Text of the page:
First flight at Uccle!

It's time for the big show! The first two falcons juveniles of Saint Job church in Uccle left their nest yesterday during daytime.

They are early this year because normally the growth of young Peregrine Falcons is a 6 week – process. Considering their hatching between the 9th and the 10th of April, we expected the first excursions outside the bell tower only for next Tuesday-Wednesday. But they have outpaced our predictions! The other two falcons are still in the nest, in the middle of the clock-face. They are very calm, obviously indifferent to the departure of their brother(s) and/or sister(s). But it's probably just an appearance.

Peregrine females are significantly more corpulent than males. Their weight varies between 1000 g and 1150 g while males weigh between 650 g and 700 g. Logically, the growth of males is faster than that of females. The two intrepid are probably both males. Reading the code of their colour ring should allow us to know it quickly.

But in any case, a new period begins now for falcons. A particular difficult time! Leaving the nest, they leave a particularly protected environment. No wind gusts, no driving rain, varied meals, to satiety, brought at regular hours, parents who watch night and day and hunted with vehemence the slightest intruder (especially the innocent ringer ...). It’s all ended, or almost. And in addition, they will have to learn to control flight and hunting techniques.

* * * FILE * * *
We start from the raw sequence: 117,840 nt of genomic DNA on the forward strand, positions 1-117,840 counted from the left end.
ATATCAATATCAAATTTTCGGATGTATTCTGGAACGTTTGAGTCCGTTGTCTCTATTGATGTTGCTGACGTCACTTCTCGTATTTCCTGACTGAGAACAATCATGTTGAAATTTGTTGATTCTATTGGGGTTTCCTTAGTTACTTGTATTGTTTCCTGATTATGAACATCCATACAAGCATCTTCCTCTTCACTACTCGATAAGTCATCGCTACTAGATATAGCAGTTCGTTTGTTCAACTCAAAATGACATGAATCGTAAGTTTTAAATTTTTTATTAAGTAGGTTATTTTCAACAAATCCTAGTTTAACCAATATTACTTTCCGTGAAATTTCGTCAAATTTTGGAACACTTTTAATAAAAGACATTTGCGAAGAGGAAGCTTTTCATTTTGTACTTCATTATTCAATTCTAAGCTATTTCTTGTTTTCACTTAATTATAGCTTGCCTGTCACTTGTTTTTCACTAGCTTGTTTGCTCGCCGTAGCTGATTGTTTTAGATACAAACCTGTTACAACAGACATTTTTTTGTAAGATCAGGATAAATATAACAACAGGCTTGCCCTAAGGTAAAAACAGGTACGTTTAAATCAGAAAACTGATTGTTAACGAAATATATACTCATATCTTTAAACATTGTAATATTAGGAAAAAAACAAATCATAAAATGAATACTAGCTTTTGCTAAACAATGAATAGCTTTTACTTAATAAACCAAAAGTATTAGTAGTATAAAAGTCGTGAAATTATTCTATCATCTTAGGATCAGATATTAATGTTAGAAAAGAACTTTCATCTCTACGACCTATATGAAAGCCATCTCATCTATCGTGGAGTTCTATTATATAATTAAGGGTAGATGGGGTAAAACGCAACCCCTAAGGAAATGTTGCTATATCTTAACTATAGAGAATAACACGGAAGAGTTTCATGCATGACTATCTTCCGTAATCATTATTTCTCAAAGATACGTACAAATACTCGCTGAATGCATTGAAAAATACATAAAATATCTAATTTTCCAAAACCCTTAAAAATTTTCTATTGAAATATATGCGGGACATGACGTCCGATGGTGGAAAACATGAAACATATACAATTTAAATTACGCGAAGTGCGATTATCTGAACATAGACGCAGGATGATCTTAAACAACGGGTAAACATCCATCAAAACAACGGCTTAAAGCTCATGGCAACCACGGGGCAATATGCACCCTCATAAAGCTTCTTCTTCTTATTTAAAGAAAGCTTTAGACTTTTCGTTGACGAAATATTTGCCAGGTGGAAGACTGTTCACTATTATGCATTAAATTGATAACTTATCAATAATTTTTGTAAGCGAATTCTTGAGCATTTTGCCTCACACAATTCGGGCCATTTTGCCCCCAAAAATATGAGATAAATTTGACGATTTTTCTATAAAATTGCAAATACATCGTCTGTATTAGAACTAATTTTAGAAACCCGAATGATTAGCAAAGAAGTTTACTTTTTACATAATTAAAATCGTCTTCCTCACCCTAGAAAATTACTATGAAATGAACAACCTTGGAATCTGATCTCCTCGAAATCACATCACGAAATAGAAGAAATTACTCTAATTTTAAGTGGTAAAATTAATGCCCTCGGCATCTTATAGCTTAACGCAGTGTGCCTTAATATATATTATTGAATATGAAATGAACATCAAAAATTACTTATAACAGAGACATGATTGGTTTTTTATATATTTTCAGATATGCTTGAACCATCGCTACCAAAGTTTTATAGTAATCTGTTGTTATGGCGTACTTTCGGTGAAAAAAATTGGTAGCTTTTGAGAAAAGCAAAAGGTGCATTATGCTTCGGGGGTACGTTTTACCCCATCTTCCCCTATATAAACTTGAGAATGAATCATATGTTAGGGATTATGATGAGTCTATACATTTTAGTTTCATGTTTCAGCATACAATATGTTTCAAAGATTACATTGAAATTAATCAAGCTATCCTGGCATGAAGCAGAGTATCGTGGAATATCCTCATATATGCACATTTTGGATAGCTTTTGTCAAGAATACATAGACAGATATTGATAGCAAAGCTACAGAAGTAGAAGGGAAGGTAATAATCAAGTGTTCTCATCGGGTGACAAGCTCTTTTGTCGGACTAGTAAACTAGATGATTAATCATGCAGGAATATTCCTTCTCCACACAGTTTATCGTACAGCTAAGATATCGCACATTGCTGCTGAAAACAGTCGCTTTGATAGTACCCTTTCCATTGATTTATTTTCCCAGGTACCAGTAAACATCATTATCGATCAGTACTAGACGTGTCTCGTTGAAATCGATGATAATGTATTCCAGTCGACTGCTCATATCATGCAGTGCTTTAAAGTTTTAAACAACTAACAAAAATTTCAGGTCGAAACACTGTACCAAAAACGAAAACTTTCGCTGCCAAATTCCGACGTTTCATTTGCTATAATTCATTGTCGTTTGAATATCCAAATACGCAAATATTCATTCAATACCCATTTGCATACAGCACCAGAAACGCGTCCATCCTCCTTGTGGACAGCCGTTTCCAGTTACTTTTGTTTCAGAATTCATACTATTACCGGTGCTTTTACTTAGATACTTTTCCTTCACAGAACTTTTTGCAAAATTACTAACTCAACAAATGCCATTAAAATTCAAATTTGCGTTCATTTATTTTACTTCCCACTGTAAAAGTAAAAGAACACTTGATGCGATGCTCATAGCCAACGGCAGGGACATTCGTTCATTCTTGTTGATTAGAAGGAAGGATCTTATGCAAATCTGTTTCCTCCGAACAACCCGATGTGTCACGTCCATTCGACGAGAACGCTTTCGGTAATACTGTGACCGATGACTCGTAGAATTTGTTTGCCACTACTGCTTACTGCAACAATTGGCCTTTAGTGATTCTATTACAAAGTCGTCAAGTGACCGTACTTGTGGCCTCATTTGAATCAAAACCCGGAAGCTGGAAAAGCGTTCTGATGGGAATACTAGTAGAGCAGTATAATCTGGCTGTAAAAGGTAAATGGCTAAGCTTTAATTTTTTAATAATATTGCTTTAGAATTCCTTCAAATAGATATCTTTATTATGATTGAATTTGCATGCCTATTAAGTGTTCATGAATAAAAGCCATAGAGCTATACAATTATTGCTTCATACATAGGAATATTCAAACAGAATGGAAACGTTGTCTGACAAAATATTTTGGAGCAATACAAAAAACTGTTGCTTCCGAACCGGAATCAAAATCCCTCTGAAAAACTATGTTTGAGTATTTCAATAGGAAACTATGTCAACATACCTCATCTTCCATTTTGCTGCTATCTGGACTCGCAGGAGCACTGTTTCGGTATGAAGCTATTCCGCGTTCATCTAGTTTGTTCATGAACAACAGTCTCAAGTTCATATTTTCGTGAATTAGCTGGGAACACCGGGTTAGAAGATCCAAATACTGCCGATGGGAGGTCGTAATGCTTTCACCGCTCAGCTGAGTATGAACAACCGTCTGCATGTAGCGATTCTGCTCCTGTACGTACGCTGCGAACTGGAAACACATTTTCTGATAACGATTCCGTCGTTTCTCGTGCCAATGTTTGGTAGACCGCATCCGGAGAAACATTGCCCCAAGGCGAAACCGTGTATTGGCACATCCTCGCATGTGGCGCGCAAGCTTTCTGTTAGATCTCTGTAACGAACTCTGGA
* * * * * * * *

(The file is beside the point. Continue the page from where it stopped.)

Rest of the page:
Flying and hunting are instinctive Peregrines behaviours. The falcons have the reflex to throw themselves in the air and to pursue a prey. But that’s not all! They must learn to understand how air currents work, how to anticipate prey behaviour, how to react to a particular weather event. Excelling in hunting techniques is crucial. Which hunting strategy to use in which condition? A pursuit horizontally flirting with 100 km/hr or a dive at the breakneck speed of 400 km/hr? All this, they need to learn! And quick! Because their survival depends on it. Fortunately, there is a safety net. For several weeks, Peregrine parents continue to feed their young.  Once out of the nest - the falcons will normally not return anymore. They will now discover different perches, viewpoints, scattered around the church or, more simply, on the building itself. This strategy allows juveniles not to starve during their "self-training". Little by little, they will gain experience that will allow them to be more independent and finally to be totally independent. Does this mean that parents do not teach their kids anything? Hard to say. Studying communication between members of a Peregrine family whose living-area is the sky is not obvious! But it is observed that the parents, in flight, throw prey at their young, they scold, they do not feed spontaneously but seem to wait until the young are really hungry. Are these behaviours aimed at stimulating them, forcing them to learn? Very probably.


Video 1: the juvenile falcon K/Y watching tram 92 going by in the direction of Fort Jaco!

Video 2: the juvenile falcon K/Y sitting in a tree in the middle of Sint-Job Square!

Photo 1: One of the falcons still in the nest is the juvenils female white ring K /7.

Photo 2: The colour ring engraved with a code allows the identification of the falcon without having to recapture it or find it in distress.